Regardless, The Vanishing Half is one of my favorite novels of the year; it's entertaining, fast-moving, has great characters, and Bennett's writing style is absolutely stellar from start to finish. Fans of novels such as Alice Walker's The Color Purple, Kathryn Stockett's The Help, or The Secret Life of Bees by Sue Monk Kidd will almost certainly enjoy this one as well, as will those interested in reading about mother-daughter relationships. The book would also be an ideal choice for book groups.
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A good book club selection, a timely read considering the current race issues occurring in the US.  The writing was very well done, the characters so interesting as they struggled to find themselves.
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This is perfectly written and I wished it never ended, pushed myself to read it slower, rereading some chapters over and over! It’s phenomenal and one of the best readings of the year!
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An absolutely must-read in 2020: Twins born in a small Southern town run away to escape a sad and predetermined life. One sister goes off to marry a dark-skinned man and have a daughter. While the other twin decides to pass as white and live a life free of the burdens of racism. Neither gets the life she expected, and their paths cross when their daughters have a fated encounter in L.A. 

This is a fantastic look at the consequences of systemic racism in America. We can see both sides of the same coin as the twins navigate their lives. The characters are complicated and honest. The story is fast paced and thought-provoking. Highly recommend!
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Excellent book — so many questions and thoughtful insights as to what makes a good life — what is an authentic life? Twins that separate at adults to one deciding to pass - and their lives and daughters take us through 3 generations of family, love, loss, and pain.
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An intimate and caring depiction of fraternal twins who have taken on two different lives as Black women from the American South. As one sister attempts to heal a family legacy, another does everything to remove herself from the wound by passing as a white woman.

Bennett writes with loving care in describing the choice one makes when passing and denying their heritage and ancestry in a way never read before.
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If you're a fan of Brit Bennett's work, then you already know that you should be prepared to feel devastated once the book ends.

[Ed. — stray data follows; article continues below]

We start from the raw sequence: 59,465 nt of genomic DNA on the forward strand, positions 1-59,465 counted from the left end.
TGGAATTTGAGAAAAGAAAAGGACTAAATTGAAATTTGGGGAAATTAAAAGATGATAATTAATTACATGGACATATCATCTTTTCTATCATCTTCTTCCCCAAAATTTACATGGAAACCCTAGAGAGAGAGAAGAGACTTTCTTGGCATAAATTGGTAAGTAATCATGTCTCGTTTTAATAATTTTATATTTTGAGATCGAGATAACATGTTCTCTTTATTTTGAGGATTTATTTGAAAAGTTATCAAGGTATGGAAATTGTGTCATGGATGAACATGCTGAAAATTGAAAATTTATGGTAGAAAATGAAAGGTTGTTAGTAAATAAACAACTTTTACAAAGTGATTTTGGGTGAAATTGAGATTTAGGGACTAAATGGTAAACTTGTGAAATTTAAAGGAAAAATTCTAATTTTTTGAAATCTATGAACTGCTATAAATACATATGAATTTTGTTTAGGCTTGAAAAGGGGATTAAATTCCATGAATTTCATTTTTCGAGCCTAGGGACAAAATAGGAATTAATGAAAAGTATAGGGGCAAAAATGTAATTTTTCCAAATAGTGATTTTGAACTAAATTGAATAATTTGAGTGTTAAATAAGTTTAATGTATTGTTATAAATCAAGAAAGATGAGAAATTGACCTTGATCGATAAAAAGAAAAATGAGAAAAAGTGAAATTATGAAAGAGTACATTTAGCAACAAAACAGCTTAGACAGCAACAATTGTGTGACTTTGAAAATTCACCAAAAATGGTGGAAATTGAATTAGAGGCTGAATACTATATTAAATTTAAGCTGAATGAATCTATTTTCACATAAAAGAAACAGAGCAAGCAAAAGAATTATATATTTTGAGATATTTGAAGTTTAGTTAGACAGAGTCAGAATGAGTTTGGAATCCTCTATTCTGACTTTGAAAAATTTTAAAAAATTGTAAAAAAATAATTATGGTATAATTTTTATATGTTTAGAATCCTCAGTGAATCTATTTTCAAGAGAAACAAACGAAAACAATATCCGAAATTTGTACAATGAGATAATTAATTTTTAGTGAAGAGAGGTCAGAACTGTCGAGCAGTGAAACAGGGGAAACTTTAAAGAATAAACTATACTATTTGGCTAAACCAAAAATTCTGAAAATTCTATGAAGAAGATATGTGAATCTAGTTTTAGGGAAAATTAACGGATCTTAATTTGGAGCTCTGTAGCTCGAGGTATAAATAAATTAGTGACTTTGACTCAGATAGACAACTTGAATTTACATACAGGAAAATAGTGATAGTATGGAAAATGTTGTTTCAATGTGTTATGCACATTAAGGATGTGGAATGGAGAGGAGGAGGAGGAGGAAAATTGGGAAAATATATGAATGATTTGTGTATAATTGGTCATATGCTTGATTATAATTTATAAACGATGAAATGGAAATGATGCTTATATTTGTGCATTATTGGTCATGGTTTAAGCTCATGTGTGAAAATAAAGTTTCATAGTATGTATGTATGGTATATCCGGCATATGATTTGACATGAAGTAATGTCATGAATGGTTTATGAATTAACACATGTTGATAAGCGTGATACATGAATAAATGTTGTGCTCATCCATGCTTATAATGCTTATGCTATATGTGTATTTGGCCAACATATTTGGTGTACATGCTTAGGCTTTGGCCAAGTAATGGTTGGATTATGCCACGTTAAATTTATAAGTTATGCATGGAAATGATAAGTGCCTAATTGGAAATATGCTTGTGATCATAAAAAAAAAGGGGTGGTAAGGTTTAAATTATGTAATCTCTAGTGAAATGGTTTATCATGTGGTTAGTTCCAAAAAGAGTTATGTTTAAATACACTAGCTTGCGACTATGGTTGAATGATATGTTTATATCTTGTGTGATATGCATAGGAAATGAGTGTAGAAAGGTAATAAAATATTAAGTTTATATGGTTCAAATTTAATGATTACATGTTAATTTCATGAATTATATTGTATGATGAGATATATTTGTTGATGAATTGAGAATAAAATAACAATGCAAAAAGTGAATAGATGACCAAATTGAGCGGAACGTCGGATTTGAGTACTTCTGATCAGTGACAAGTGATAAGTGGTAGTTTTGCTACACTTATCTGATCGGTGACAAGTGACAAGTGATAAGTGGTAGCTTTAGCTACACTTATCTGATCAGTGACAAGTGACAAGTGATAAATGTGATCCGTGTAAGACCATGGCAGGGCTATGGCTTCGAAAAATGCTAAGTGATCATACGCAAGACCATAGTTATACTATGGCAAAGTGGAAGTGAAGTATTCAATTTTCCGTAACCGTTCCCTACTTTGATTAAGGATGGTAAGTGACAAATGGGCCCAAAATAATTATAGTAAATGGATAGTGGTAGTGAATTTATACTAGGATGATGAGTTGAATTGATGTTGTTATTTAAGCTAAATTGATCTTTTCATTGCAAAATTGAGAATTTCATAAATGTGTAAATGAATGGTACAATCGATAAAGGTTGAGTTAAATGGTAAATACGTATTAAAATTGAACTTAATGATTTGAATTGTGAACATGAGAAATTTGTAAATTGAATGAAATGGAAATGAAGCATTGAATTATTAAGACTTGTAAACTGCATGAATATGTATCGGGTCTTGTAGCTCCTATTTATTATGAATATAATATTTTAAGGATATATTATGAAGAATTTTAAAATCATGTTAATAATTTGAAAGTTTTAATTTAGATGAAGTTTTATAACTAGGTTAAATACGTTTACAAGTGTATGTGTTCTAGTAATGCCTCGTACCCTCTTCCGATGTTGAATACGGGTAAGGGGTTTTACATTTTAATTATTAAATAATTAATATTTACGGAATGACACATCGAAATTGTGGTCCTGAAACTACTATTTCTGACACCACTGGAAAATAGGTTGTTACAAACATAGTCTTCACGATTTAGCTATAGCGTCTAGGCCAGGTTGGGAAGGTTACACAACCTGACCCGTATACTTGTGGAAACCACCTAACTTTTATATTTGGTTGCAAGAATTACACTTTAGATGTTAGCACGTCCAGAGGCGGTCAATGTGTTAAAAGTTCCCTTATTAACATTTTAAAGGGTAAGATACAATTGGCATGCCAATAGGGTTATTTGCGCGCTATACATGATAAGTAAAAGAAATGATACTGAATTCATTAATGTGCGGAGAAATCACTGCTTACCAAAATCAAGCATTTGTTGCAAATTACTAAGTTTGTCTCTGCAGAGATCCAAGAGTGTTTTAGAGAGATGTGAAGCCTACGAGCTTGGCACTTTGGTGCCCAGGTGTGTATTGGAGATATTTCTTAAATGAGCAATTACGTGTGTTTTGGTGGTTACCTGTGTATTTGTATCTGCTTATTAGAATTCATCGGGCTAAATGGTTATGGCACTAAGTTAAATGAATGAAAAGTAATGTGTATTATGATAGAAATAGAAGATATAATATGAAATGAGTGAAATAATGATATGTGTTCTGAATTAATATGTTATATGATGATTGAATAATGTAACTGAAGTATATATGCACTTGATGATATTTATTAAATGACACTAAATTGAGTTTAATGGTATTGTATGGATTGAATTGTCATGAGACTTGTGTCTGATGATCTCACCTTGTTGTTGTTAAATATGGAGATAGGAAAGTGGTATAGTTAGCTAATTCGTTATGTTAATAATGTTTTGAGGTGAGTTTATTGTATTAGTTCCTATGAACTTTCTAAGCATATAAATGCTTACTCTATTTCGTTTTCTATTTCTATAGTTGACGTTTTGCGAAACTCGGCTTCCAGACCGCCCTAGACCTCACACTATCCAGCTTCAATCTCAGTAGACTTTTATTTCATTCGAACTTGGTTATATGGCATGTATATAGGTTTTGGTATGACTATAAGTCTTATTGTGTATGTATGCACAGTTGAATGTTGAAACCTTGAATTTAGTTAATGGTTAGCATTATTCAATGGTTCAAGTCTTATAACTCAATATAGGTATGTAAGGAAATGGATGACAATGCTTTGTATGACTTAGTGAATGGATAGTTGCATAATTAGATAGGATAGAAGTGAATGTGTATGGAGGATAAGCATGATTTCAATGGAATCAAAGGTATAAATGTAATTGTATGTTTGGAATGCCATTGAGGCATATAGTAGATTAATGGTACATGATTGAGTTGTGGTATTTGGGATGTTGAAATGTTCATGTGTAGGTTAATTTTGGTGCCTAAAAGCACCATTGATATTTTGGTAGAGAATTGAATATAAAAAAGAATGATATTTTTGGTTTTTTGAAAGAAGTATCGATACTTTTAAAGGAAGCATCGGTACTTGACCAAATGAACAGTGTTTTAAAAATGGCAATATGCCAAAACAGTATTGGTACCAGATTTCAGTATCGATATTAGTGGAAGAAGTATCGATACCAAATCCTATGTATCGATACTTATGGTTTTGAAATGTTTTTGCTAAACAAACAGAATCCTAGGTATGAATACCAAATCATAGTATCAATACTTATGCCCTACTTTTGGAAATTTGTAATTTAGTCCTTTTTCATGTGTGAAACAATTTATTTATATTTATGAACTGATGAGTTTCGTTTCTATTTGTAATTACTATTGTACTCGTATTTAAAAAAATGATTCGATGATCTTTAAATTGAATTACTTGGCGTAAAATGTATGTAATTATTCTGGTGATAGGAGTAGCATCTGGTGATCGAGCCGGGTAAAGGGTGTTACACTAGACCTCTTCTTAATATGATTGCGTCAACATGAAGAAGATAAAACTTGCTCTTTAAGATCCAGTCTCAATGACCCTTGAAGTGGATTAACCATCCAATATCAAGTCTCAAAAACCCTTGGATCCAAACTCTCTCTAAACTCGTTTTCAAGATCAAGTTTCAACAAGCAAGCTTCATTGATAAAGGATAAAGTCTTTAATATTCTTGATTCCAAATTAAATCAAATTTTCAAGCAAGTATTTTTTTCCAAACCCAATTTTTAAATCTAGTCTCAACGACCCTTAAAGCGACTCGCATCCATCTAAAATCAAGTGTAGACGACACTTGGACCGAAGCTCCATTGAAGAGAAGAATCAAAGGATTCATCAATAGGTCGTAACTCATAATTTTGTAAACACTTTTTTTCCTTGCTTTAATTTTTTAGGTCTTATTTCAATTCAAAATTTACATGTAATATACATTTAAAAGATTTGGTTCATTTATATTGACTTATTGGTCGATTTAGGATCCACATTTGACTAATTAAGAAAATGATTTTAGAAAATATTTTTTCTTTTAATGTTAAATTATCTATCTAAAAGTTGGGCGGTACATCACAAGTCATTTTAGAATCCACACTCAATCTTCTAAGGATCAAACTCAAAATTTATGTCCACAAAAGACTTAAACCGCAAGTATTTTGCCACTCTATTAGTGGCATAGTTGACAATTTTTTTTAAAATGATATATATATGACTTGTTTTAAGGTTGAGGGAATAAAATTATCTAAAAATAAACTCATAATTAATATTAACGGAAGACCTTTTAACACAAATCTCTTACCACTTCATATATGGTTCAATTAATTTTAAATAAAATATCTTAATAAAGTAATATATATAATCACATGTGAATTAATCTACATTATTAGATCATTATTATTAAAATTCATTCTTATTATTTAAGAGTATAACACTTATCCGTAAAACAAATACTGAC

Bennett is a master at writing not just family dynamics and the complexity of it, but also the complication of racial inequalities and what they do to families.
In The Vanishing Half, two twins have been separated both by ambition. society and the desire to be someone else. Years later they will meet again, but their lives have taken drastically different turns and they don't recognize who the other has become.
Bennett doesn't pen a "feel good" family reunion, but instead the messiness of trying to put together puzzle pieces that no longer fit and how sometimes the meaning of family, isn't what we think.
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It was just ok for me. I think it might make a good book club discussion though.. What would you do if you could pretend to be someone else?
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A compelling story  that keeps you mesmerized until the end. Very timely with our current race relations. Thoroughly enjoyed it.
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A great, thought-provoking read. I've always found 'passing' a fascinating aspect of racial identity. I'm familiar with other books that explore passing, but using siblings (twins, specifically) made the story unique and it presented a lot of situations that prompted me to do some self-reflection regarding privilege and my own experiences.
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I can't stop thinking about this book. I realized in the final pages just how much the narrative shifts voices within chapters and shifts eras, but I never once felt defeated by it. The structure felt like natural thought, like when you remember something from childhood, which led you to think about school, which led you to think about a classmate, and so on. I think this works because the reader gets to spend many, many pages dedicated to each character, getting to know them. 

Attached is a talk with Brit Bennett and Glory Edim from The Strand that I got to emcee (virtually). Enjoy!